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The Daily Wildcat

The Daily Wildcat

 

    UA aiding Ethiopia with famine

    Researchers from the UA have received a three-year, $200,000 grant to aid in Ethiopia’s famine disaster.

    The UA has teamed with Bahir Dar University to build a center of excellence and create a new master’s curriculum in disaster risk management in Ethiopia. The program received the $200,000 grant from the U.S Agency for International Development in 2007 and is for the entire three-years.

    The program will train 15 students through distance learning and give them skills for disaster management as well as earn masters with Bahir Dar University. Four of the 15 students are UA professors and three are Ph.D. candidates.

    The center will offer short courses on disaster management and offer certificates of completion to participants.

    The program aims to strengthen Ethiopia’s infrastructure and make Bahir Dar a leader in disaster prevention and risk management.

    Ethiopia is a highly populated country in Africa with a large drought and famine problem. Because most Ethiopians live off of the land, and depend on farming, droughts lead to famine.

    The curriculum is four semesters with a 30 credit hour graduate program.

    “”The students will use an online portal and do their learning on the web. The project team will be in Arizona most of the time. We will go to Ethiopia once a year,”” said John Magistro, project coordinator.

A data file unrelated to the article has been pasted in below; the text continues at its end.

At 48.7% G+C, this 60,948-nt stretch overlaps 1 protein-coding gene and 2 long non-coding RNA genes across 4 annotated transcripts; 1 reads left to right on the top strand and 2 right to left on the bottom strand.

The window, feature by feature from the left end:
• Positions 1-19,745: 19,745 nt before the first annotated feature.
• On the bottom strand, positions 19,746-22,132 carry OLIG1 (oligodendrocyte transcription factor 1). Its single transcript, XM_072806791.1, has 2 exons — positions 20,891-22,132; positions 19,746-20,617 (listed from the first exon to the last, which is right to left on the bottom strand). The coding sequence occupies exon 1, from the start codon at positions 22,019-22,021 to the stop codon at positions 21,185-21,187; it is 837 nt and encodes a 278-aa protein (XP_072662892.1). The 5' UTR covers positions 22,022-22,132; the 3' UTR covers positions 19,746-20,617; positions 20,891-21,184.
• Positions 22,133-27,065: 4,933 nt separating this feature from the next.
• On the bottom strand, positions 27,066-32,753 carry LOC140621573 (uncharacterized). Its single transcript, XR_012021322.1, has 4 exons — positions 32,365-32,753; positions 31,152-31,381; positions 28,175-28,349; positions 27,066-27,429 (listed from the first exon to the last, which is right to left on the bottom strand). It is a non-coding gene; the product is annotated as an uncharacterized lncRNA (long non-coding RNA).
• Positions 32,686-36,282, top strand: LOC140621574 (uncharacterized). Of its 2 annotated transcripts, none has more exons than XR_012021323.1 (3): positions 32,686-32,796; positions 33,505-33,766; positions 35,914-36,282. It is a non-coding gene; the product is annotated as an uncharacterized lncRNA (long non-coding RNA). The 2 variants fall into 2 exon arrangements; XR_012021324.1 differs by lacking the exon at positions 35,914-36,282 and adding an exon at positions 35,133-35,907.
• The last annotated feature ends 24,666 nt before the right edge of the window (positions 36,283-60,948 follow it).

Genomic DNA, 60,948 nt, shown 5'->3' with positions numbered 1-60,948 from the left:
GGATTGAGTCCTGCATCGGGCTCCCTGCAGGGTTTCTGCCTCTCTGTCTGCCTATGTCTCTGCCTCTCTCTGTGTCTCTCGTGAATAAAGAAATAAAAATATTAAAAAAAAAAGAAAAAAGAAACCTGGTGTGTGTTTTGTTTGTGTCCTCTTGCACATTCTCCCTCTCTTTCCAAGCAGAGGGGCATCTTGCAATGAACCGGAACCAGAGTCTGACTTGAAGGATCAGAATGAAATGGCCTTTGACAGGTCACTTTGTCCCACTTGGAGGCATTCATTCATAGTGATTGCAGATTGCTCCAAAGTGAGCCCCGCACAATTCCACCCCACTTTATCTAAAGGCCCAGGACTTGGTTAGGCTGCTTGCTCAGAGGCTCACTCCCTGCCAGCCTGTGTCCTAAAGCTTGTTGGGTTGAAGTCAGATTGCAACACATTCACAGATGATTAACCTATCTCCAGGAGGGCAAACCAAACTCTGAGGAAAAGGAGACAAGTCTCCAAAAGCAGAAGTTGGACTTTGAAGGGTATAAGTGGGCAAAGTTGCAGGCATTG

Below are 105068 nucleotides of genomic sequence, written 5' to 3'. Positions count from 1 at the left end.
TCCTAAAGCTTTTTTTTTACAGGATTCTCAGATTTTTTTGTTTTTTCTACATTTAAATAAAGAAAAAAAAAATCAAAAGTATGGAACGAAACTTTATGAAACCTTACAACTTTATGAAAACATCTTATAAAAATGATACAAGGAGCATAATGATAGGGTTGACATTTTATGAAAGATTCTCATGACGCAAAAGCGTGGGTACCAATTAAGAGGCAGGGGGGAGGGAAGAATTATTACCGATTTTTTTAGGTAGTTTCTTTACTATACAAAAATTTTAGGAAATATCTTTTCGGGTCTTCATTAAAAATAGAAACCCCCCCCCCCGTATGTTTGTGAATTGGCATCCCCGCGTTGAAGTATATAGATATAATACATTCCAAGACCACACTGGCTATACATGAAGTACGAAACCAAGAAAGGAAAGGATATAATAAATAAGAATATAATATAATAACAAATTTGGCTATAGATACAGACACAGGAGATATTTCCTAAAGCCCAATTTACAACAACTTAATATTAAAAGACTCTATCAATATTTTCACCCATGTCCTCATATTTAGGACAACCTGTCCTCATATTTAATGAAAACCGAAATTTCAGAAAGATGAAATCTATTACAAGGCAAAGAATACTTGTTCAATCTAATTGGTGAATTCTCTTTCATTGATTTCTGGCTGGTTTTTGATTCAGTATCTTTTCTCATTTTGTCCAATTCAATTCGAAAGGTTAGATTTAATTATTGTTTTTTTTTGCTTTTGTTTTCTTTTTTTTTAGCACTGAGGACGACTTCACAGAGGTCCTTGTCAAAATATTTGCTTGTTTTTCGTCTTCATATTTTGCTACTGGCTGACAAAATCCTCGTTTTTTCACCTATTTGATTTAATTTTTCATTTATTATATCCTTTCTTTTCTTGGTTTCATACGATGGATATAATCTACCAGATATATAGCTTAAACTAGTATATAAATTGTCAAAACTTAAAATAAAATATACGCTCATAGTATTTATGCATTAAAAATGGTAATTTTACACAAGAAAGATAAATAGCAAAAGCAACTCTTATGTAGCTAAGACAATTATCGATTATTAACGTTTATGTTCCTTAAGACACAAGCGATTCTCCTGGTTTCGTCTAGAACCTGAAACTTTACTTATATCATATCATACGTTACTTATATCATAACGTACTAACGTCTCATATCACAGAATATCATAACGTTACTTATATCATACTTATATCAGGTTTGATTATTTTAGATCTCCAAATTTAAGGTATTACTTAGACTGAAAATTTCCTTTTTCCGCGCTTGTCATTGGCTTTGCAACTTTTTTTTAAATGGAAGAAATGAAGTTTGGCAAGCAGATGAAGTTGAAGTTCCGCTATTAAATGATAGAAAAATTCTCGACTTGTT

He also said during the students’ third year in the program they will spend 60 days here in Arizona doing intensive program preparation.

    Tim Finan and John Magistro from the Bureau of Applied Research in Anthropology, Muluneh Yitayew from the agriculture and biosystems engineering department, Lezlie Moriniere from the Office of Arid Lands Studies, along with two private sector partners make up the team for this program.

    Muluneh Yitayew, co-principal investigator for the program and a professor in the agriculture and biosystems engineering department, is helping to develop the curriculum on disaster risk management and sustainable development.

    “”I think the program is something very worthwhile for the country because you see a lot of famine and disaster there in Ethiopia,”” Yitayew said.

    TANGO International, a consulting firm in Tucson that works with non-governmental organizations, and Ferguson Lynch, a consulting firm in New Mexico has joined the UA to help with the project.

    The UA will be working with the Disaster Risk Management and Sustainable Development Center at BDU.

    Tim Frankenberger, president of TANGO International, worked in the Office of Arid Land Studies at the UA and has a lot of contacts in Ethiopia.

    “”My job is to help develop some of the training modules,”” Frankenberger said.

    As for the success of the project, “”it is just getting off of the ground, it is too early to tell,”” Frankenberger said.

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